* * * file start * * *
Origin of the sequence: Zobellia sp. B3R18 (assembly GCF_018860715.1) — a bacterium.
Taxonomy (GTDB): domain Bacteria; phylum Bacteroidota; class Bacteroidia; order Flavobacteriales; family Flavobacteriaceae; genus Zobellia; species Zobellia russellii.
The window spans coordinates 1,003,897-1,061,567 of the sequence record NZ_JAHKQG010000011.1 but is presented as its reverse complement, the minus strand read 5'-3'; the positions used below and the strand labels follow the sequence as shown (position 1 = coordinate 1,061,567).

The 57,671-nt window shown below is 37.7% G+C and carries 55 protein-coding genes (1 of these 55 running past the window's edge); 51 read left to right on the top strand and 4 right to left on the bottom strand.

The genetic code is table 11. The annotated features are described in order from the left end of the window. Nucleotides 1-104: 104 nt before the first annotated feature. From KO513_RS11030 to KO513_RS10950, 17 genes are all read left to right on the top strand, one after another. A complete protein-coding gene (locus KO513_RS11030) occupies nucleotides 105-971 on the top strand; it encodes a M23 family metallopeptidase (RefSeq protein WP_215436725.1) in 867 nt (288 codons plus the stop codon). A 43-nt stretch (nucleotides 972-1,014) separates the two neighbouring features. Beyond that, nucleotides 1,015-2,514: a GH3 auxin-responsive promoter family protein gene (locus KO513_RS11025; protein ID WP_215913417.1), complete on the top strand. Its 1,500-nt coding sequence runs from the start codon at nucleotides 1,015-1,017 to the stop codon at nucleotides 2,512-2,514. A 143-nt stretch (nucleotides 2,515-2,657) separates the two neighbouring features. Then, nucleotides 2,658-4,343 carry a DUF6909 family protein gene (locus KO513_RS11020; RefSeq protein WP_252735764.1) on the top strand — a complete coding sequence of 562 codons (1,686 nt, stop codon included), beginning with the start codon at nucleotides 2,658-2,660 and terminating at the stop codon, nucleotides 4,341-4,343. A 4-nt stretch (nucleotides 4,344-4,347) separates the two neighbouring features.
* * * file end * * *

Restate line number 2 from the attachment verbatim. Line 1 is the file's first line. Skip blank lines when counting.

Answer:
Taxonomy (GTDB): domain Bacteria; phylum Bacteroidota; class Bacteroidia; order Flavobacteriales; family Flavobacteriaceae; genus Zobellia; species Zobellia russellii.